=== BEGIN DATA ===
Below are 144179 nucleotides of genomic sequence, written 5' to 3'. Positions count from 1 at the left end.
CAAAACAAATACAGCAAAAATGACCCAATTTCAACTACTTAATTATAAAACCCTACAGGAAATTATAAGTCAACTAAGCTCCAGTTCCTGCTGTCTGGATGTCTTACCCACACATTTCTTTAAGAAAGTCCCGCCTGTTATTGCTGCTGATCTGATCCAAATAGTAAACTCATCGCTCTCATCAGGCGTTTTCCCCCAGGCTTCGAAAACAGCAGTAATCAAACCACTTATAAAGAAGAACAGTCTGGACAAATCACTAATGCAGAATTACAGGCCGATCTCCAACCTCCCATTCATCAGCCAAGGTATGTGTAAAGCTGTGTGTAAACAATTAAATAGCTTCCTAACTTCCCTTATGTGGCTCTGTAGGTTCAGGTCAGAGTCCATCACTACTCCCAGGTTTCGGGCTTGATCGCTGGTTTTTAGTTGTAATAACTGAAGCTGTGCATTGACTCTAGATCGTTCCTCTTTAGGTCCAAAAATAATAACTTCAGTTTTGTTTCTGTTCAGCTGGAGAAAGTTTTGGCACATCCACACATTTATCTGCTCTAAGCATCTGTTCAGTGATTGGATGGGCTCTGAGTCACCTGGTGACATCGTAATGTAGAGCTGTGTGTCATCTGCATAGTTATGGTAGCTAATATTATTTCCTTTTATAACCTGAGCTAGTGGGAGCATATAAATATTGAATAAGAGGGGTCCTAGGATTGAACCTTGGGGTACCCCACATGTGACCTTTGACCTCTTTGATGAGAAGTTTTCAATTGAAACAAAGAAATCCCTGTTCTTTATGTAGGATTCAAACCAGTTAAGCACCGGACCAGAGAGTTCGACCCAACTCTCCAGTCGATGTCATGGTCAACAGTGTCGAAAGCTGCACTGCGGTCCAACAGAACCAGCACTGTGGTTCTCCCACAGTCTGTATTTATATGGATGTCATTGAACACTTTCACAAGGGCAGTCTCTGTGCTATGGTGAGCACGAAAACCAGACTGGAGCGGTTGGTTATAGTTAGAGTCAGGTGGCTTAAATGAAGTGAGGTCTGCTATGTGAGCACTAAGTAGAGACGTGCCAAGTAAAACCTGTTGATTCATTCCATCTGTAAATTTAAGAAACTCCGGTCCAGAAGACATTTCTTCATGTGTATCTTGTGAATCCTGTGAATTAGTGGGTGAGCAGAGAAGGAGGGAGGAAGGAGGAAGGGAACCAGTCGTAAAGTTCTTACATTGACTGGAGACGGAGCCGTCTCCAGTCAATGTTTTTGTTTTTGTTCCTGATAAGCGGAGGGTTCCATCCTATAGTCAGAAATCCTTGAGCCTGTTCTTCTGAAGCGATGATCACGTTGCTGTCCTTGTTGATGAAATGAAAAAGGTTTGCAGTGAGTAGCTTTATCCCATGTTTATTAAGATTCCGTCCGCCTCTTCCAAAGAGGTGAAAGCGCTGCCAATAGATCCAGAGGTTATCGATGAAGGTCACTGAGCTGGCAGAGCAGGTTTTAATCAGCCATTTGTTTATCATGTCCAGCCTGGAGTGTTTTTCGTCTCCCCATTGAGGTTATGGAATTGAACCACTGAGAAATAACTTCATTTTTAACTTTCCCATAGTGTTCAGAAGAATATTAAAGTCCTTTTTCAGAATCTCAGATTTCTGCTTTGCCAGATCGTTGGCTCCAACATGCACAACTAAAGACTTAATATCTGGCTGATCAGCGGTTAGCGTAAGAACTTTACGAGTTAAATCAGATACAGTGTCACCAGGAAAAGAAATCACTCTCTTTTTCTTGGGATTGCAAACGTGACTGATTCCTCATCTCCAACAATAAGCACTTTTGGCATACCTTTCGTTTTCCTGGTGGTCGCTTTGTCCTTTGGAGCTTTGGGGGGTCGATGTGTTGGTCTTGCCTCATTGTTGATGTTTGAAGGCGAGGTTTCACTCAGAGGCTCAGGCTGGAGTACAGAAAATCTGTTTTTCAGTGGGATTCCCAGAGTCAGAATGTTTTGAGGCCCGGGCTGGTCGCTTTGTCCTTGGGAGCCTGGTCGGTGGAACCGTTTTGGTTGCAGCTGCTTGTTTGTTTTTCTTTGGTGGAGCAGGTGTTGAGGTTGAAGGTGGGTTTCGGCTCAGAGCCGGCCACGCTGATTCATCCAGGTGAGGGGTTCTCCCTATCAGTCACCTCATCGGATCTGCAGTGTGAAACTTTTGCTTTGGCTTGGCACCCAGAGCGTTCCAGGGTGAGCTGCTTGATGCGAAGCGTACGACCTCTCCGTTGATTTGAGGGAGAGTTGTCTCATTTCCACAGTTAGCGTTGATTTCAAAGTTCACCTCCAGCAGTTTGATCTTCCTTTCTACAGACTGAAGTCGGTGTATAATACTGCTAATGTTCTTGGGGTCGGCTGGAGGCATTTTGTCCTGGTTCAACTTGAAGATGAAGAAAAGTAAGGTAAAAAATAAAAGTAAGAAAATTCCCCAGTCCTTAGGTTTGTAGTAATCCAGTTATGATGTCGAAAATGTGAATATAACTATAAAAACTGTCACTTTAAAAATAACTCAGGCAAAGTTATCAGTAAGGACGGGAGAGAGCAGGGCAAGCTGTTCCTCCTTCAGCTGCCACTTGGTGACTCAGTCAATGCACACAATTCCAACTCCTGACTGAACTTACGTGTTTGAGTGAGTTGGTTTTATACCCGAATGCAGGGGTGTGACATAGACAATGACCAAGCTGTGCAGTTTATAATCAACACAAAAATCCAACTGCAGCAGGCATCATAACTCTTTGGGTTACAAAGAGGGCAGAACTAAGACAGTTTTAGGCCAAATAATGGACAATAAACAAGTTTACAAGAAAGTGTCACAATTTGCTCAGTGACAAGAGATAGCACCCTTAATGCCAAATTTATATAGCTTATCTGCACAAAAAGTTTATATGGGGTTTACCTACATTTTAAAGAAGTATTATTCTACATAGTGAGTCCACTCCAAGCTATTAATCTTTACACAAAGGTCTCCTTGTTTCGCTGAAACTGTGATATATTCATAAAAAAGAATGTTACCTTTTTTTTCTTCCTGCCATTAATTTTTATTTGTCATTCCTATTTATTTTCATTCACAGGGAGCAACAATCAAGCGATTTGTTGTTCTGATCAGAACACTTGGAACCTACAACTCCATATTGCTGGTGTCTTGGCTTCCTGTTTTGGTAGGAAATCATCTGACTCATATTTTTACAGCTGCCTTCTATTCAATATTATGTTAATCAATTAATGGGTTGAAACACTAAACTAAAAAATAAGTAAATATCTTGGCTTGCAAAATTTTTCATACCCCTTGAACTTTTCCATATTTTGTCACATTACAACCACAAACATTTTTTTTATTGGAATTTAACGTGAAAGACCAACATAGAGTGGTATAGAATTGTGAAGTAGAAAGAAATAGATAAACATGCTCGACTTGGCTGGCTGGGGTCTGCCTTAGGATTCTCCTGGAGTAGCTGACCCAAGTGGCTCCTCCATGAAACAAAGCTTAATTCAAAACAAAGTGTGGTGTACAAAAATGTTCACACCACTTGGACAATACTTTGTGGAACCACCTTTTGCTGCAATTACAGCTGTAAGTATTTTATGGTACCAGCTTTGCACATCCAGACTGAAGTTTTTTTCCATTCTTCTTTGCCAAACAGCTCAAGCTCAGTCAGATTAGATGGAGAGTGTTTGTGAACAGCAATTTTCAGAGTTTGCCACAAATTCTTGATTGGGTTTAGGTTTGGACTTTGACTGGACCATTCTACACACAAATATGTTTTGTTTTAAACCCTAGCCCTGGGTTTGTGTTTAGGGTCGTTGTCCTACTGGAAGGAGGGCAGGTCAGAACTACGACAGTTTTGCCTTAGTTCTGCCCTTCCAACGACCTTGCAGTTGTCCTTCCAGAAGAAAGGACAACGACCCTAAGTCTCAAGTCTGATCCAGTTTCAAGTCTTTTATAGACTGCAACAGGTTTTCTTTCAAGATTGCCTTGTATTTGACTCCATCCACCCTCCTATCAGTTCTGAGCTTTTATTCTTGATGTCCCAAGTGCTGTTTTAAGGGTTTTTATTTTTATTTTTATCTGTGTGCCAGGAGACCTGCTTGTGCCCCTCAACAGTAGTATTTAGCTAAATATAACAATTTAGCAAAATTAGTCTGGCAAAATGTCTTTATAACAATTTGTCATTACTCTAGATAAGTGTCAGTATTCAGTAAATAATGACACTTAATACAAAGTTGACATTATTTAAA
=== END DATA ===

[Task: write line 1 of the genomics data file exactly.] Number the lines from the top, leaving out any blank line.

Below are 144179 nucleotides of genomic sequence, written 5' to 3'. Positions count from 1 at the left end.